When any successful project attracts a large community, there will be growing pains. Since its launch in 2015, the experimental cloud computing testbed Chameleon has realized its vision of becoming a shared scientific instrument for computer science research and education. The project, led by Argonne Senior Scientist and UChicago CASE Affiliate Kate Keahey, has supported over 800 projects and 6,000 users from around the world and developed several new applications and deployments.
But until 2020, it was still using its original, basic identity and access management system, which created unnecessary hurdles for adoption and use. A new system would ideally allow for single sign-on across the Chameleon ecosystem as well as federated identity support — similar to the option of using Google, Facebook, or a University account to log into various websites and apps. Changing the sign-on system for a project this large without disruption is no small feat; in a new paper with former Chameleon DevOps lead Jason Anderson, Keahey described it as “tantamount to rebuilding the foundation under a skyscraper with thousands of inhabitants.”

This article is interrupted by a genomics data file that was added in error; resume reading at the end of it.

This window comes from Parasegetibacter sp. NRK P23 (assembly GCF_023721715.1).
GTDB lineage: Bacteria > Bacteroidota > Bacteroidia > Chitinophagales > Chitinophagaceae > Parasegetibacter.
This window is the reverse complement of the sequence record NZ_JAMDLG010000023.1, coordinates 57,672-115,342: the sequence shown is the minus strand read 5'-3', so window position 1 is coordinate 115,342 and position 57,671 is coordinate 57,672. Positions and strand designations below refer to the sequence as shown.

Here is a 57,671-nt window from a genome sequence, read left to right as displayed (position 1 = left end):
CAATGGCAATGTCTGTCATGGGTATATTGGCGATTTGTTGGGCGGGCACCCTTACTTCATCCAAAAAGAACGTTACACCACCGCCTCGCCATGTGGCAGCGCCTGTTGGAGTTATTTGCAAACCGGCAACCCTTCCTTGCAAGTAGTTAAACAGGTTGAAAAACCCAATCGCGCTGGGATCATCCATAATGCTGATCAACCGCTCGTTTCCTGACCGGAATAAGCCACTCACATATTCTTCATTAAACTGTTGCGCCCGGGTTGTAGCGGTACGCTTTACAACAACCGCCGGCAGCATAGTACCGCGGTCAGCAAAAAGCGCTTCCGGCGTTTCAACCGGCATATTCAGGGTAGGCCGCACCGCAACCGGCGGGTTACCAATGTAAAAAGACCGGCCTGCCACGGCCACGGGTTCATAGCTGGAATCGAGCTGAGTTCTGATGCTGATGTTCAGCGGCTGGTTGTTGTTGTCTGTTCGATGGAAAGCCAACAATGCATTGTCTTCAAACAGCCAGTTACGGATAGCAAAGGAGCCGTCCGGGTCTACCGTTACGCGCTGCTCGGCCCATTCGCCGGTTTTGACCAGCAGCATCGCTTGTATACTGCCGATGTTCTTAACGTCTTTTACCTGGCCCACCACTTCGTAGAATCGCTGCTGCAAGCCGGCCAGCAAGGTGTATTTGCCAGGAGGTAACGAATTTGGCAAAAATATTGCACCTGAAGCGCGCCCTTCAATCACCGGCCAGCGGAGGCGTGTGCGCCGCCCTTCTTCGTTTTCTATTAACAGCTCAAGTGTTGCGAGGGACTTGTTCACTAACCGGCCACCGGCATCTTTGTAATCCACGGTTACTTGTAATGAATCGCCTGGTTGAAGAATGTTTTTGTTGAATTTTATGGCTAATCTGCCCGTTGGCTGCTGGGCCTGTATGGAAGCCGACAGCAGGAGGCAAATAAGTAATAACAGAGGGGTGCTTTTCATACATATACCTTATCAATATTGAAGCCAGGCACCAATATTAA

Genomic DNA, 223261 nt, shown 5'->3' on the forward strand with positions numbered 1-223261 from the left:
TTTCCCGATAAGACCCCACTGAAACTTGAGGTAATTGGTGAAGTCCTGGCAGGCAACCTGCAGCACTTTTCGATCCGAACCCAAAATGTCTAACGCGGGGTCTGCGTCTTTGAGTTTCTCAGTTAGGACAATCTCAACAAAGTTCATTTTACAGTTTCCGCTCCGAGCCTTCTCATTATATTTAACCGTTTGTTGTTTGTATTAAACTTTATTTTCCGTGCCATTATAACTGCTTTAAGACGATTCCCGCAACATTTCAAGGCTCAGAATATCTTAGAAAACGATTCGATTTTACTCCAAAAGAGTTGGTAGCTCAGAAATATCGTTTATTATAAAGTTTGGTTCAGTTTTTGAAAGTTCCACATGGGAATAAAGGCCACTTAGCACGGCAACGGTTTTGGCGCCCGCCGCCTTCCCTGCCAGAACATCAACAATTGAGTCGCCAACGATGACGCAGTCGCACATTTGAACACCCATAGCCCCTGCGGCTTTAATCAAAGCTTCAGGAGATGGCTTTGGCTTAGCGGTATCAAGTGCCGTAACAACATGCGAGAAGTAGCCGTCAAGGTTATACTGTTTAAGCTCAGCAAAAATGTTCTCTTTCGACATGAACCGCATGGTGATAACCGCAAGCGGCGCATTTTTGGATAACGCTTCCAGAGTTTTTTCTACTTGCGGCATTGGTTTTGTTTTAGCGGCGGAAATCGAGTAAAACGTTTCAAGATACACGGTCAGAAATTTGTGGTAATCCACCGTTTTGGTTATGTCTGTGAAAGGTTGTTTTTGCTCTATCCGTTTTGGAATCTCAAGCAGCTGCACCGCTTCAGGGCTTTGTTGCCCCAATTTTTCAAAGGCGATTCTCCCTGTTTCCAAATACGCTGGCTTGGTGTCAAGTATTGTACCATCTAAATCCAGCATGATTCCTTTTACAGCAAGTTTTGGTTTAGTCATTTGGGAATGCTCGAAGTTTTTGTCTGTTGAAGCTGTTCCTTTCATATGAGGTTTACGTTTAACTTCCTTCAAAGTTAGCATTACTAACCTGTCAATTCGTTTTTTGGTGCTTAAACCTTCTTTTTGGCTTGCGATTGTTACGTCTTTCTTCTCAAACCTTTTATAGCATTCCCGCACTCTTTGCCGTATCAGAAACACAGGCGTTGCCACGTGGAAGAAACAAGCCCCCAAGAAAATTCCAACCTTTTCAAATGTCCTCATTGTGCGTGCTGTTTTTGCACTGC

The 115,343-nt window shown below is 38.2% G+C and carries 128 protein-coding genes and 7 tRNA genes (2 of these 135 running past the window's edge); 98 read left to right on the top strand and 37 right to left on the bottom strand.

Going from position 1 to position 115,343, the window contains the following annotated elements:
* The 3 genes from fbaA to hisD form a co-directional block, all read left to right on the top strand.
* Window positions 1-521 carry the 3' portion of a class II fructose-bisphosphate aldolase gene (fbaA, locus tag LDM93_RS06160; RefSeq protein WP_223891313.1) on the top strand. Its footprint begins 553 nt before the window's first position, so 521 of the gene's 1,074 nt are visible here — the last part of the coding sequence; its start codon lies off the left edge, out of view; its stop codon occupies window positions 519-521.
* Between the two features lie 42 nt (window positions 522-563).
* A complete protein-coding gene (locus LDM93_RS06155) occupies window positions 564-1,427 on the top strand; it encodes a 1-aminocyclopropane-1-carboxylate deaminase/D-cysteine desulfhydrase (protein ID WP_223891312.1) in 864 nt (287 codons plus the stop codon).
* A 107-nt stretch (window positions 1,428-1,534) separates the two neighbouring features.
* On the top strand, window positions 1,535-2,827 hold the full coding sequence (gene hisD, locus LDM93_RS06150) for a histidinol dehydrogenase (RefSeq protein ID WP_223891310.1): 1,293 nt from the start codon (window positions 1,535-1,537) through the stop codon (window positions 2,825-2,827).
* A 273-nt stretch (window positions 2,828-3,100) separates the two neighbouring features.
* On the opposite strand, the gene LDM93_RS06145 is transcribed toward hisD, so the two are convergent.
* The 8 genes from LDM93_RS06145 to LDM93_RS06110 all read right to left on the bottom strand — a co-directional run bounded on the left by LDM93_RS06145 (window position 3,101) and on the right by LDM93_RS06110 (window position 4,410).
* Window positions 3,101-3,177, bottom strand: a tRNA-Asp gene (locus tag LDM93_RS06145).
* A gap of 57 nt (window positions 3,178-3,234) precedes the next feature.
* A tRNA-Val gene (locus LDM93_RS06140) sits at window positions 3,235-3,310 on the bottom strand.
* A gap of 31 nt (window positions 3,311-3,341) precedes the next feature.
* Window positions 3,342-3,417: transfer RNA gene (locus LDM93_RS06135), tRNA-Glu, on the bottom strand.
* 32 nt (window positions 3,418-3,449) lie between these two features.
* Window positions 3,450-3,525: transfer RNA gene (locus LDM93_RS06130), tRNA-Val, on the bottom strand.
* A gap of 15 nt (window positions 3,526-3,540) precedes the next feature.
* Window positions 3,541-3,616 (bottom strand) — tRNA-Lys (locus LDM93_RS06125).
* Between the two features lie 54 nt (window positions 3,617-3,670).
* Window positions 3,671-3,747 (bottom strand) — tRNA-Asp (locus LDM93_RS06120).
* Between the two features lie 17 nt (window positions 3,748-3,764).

The writeup of this epic moving operation received a Best Paper Award at the 2022 Practice and Experience in Advanced Research Computing (PEARC) conference, one of the leading supercomputing meetings. The honor recognizes that their approach doesn’t just benefit Chameleon and its users, but could help other projects make similar changes with minimal disruption.
“We were five years into operating the system, and our users created thousands of artifacts — images, orchestration templates, datasets — that were tied to their identity,” Keahey said. “We asked, how do we now port it to a completely different identity management system and preferably while the testbed is still operating? We tried a few solutions, but they were all either inefficient or brittle or did not scale.”
The team eventually arrived at a two-tiered architecture, combining a single sign-on solution built using the open source software Keycloak with a federated identity system provided by fellow University of Chicago project Globus. The former allows Chameleon users to use a single username and password to access the system through multiple routes, including Jupyter notebooks and the command-line interface. The latter allows for those login details to be connected with the user’s host institution login or providers such as Google, ORCiD, and the project’s original identity system from the Texas Advanced Computing Center.